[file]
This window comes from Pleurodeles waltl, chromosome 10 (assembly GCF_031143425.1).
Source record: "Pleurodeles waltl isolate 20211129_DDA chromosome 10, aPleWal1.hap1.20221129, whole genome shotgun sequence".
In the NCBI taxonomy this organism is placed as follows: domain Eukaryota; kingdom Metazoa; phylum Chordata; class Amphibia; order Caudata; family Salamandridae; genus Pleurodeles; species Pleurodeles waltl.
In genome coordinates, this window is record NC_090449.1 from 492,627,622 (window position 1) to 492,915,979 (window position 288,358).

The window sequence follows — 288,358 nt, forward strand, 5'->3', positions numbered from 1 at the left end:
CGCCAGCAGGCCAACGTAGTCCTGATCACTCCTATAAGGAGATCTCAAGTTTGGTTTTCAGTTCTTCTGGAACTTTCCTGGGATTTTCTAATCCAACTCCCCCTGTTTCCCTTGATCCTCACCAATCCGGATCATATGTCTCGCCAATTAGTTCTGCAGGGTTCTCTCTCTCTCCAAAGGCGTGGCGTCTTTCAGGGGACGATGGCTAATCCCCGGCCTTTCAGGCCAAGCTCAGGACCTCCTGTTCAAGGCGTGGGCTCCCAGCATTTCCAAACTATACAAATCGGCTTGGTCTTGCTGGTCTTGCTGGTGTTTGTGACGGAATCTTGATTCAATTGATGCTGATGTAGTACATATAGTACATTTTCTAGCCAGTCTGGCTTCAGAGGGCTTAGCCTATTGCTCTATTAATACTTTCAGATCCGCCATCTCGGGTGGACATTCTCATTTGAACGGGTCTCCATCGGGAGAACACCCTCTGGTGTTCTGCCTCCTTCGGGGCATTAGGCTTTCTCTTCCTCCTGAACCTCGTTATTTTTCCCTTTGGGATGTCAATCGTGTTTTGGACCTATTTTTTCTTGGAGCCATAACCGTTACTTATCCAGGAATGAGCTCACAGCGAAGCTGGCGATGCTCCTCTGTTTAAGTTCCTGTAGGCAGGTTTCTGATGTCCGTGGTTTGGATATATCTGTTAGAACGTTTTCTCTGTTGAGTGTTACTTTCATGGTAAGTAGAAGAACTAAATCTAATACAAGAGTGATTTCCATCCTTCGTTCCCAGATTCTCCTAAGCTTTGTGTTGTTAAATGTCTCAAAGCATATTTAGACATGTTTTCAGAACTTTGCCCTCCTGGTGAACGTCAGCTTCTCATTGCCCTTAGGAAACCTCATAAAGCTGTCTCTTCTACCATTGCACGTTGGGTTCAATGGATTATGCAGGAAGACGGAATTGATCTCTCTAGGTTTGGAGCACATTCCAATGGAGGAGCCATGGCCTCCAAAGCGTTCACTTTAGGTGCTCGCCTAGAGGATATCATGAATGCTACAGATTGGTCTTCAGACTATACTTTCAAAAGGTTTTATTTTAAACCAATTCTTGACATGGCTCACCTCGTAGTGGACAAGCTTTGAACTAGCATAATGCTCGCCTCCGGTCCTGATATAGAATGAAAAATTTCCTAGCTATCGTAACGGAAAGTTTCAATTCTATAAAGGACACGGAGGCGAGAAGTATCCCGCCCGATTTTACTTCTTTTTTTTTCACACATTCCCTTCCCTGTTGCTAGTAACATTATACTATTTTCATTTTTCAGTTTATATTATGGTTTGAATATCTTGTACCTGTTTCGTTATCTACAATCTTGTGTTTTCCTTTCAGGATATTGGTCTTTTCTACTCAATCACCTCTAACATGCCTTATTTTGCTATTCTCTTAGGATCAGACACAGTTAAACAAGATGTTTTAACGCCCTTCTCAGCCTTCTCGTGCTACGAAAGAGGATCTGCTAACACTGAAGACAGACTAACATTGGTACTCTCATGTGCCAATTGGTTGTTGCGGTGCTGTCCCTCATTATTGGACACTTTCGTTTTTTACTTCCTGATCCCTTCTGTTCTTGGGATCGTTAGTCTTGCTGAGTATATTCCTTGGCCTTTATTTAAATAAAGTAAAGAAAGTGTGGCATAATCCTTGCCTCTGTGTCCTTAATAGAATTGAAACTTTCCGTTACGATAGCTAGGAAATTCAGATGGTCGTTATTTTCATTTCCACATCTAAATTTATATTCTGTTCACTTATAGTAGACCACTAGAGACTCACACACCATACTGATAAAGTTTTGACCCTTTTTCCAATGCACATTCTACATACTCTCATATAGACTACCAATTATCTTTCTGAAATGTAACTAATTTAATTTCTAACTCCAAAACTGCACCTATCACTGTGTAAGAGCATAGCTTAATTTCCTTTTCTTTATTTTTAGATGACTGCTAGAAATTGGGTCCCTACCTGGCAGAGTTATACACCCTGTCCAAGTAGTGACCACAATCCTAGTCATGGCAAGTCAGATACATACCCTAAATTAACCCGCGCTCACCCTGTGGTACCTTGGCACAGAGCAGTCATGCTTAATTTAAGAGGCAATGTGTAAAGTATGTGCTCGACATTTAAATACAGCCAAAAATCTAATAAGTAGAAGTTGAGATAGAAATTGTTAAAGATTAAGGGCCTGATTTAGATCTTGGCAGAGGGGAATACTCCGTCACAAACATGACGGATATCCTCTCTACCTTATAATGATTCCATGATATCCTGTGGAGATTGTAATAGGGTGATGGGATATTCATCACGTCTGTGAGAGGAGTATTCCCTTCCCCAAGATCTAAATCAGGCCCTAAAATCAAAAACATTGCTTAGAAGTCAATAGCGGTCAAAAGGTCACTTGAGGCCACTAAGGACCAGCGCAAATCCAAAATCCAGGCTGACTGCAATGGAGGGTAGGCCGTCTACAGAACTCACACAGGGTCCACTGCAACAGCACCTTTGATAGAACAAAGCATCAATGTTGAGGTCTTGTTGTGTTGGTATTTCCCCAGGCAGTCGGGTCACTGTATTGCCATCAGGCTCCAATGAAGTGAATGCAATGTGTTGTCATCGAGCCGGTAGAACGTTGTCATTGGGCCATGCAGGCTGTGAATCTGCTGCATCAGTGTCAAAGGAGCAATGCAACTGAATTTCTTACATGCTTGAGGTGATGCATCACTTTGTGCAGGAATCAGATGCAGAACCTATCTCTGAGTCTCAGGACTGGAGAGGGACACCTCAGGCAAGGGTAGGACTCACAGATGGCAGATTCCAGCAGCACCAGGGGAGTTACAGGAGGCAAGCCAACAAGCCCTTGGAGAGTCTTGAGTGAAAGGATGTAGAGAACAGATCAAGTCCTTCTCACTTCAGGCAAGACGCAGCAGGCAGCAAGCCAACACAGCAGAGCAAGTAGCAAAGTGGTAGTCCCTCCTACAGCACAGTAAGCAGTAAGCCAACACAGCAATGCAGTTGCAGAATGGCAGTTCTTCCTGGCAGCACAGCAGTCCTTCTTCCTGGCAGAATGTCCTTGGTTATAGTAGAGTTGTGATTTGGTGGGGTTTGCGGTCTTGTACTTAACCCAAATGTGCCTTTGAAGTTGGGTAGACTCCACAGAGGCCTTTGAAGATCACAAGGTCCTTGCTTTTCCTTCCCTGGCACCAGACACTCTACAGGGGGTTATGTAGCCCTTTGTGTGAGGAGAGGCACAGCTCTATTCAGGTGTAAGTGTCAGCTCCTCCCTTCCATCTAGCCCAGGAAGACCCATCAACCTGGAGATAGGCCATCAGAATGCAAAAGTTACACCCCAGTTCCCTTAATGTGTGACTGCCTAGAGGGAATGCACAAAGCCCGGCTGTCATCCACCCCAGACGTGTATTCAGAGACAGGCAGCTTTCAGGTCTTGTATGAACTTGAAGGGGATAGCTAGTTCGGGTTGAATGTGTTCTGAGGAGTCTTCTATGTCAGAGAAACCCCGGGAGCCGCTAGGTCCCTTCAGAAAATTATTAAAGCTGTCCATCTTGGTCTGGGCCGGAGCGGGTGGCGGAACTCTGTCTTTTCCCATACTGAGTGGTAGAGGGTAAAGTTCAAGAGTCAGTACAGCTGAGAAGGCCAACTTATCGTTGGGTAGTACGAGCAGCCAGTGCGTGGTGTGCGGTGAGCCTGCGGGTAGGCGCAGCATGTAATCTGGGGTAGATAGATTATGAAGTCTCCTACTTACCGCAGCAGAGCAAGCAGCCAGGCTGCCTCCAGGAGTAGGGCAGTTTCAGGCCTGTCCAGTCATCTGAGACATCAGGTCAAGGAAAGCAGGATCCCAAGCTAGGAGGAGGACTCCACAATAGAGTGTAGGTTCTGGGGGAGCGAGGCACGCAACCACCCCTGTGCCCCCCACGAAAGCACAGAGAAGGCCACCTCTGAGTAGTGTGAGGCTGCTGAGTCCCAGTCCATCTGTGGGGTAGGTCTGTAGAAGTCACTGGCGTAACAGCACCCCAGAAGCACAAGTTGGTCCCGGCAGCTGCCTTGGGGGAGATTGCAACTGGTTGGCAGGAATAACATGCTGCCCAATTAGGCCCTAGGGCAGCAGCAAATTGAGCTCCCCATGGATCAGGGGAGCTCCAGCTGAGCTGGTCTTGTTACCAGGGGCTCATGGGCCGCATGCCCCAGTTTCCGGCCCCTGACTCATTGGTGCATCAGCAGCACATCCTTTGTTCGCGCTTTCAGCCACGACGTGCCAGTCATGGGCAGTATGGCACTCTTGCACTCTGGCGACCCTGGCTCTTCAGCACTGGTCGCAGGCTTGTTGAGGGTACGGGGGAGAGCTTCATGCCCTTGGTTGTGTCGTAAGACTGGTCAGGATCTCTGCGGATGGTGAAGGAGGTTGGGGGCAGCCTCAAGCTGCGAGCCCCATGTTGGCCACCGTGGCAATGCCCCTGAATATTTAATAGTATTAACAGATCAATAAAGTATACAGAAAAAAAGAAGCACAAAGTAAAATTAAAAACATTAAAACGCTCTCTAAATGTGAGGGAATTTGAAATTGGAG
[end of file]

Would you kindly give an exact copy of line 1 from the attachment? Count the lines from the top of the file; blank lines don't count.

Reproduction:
This window comes from Pleurodeles waltl, chromosome 10 (assembly GCF_031143425.1).